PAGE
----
Idol fans can be an obsessive lot, and you see that in the game too. They’re just regular people with no how of fighting against the Blare, yet they come out in droves to dangerous places to watch their favourite Verse Maidens fight—or perform, if you prefer.
All that said, Omega Quintet does show the good side of idol culture, too. The Verse Maidens serve as inspiration to the wider populace to maintain hope despite the apocalyptic state of the world. They find camaraderie in one another, and excitement in performing—be it for the world, for their friends, or for themselves.
Which brings us to the combat system. Omega Quintet uses a standard turn-based setup, but a variety of different mechanics add to the idea that the Verse Maidens are performing for fans as much as fighting monsters. Most significant is Live Concert mode, which, when activated, turns the battlefield into a stage, dials up the party atmosphere, and boosts the whole party’s stats for a few turns.
Then there’s the Harmonics system, which let’s you adjust the turn order to your liking and string attacks together. Using the right moves in the right sequence leads to the girls teaming for a powerful, unified assault—or harmonising, if you prefer. There are a lot of superficial elements that help sell the image of an idol gig, too. Most of the special moves have music-inspired names, and the animations are all very “dancey”. Even the battlefield layout looks a bit like a stave (as my friend @ginnywoes pointed out in her review).
In true Compile Heart style, Omega Quintet‘s battle system has a lot of different mechanics at play. Also in true Compile Heart style, there are a lot of wordy tutorials in the first few hours of the game, and it can be hard to keep up with all the information being thrown at you. That said, once it all clicks together, it’s a rather deep system with a lot of tactical options, and a lot of different ways to chain attacks together for some impressive combos.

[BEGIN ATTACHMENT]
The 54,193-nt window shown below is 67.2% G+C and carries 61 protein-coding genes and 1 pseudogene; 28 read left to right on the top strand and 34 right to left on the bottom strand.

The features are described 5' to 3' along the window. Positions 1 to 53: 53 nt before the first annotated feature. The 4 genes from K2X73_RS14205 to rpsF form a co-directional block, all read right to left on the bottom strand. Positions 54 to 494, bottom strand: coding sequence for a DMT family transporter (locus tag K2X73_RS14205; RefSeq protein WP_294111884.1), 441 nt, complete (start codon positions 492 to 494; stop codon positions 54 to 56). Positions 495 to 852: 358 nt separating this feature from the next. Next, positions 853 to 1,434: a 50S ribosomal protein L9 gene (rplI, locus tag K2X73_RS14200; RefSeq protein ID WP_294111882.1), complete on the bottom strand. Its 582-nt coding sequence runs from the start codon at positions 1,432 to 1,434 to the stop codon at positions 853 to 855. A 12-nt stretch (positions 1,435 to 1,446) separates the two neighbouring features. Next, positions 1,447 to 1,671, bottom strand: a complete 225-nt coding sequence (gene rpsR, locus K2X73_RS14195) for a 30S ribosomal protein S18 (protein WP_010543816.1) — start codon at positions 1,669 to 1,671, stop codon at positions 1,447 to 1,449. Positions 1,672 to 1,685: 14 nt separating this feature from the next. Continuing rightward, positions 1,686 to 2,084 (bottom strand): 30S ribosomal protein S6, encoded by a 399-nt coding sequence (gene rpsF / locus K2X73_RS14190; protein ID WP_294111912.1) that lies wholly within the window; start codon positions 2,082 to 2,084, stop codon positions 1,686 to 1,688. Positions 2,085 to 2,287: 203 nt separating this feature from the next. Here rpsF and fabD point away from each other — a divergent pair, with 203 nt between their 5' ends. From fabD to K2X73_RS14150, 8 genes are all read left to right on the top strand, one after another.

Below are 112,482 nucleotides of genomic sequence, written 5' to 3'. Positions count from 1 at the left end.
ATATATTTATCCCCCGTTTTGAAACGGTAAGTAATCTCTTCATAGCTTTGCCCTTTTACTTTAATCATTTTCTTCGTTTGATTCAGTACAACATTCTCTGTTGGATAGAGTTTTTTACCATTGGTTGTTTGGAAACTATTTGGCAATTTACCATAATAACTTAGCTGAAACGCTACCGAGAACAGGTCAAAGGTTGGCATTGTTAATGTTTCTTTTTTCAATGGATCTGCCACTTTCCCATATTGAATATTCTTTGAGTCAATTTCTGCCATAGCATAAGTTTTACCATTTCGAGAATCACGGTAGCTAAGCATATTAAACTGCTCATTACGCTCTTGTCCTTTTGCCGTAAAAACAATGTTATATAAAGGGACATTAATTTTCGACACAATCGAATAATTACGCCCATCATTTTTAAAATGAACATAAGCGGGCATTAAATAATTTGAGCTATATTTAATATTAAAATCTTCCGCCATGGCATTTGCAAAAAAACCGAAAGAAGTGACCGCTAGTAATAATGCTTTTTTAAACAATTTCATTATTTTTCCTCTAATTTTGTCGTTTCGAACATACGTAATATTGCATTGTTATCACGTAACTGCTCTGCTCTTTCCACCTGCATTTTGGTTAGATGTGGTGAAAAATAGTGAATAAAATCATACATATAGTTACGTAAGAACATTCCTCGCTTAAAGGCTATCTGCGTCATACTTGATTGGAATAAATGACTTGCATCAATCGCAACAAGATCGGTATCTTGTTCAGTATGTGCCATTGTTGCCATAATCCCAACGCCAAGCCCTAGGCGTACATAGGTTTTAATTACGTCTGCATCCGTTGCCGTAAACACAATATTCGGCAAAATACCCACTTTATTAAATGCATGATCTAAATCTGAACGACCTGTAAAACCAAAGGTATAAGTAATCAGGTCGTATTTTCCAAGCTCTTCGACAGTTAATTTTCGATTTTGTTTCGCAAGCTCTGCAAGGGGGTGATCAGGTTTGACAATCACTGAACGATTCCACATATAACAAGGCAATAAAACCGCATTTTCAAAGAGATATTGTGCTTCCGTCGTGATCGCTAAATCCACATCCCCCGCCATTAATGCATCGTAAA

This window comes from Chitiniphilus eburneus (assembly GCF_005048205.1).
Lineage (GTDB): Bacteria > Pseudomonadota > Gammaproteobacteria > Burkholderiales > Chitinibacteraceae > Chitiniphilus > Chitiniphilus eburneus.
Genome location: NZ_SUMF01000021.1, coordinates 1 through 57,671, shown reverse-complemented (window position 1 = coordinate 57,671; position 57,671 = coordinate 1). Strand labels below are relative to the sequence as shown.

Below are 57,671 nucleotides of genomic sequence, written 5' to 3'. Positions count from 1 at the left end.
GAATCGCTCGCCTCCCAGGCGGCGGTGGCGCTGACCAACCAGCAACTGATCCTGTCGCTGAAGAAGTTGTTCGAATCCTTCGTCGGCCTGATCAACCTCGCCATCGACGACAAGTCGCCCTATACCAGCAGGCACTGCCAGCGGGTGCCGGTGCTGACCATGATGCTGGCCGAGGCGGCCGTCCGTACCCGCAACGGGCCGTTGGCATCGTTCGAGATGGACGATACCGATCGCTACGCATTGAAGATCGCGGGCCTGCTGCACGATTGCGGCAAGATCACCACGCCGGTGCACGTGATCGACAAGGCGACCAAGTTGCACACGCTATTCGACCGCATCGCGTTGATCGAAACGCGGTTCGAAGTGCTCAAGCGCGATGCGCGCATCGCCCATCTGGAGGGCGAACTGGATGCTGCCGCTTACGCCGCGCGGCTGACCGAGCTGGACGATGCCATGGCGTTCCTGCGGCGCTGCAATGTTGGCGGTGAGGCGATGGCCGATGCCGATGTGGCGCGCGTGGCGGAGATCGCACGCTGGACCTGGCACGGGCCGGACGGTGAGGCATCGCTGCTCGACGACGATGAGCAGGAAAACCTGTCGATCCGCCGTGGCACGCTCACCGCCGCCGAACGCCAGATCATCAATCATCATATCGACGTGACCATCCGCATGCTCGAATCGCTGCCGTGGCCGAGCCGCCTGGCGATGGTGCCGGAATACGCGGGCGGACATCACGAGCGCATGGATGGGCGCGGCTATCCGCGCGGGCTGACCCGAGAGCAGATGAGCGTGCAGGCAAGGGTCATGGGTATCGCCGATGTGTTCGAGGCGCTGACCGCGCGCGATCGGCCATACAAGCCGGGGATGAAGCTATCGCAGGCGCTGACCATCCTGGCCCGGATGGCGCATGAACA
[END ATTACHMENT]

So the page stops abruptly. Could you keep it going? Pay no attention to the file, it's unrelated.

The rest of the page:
Everything else is pretty typical JRPG fare. There’s a crafting system, a handful of different zones to explore with the aid of the Verse Maidens’ field skills, and plenty of NPCs demanding your help with fetch quests.
The PC port is serviceable—not bad, but not great either. It’s pretty much a direct port of the PS4 version, so the whole UI is designed with gamepads in mind; you can play with mouse and keyboard, but don’t do is a tad awkward. Graphics options are limited to resolution and a couple of binary settings for things like shadows, so don’t expect to be able to fine-tune the experience. That said, it still looks good and has aged well—such is the benefit of a cartoon art style. The higher resolutions available allow the 2D assets in particular to really shine.
More importantly, the PC port of Omega Quintet brings one of Compile Heart’s lesser known but thoroughly enjoyable games to a whole new audience. It’s not a groundbreaking game, but its music-themed take on JRPG standards and it’s commentary on the idol industry are enough to give Omega Quintet it’s own little place in Steam’s library.
Omega Quintet is developed by Compile Heart and published by Idea Factory/Ghostlight Games. It’s available now for PC (reviewed) and PS4.
A press copy was supplied by the publisher for this review.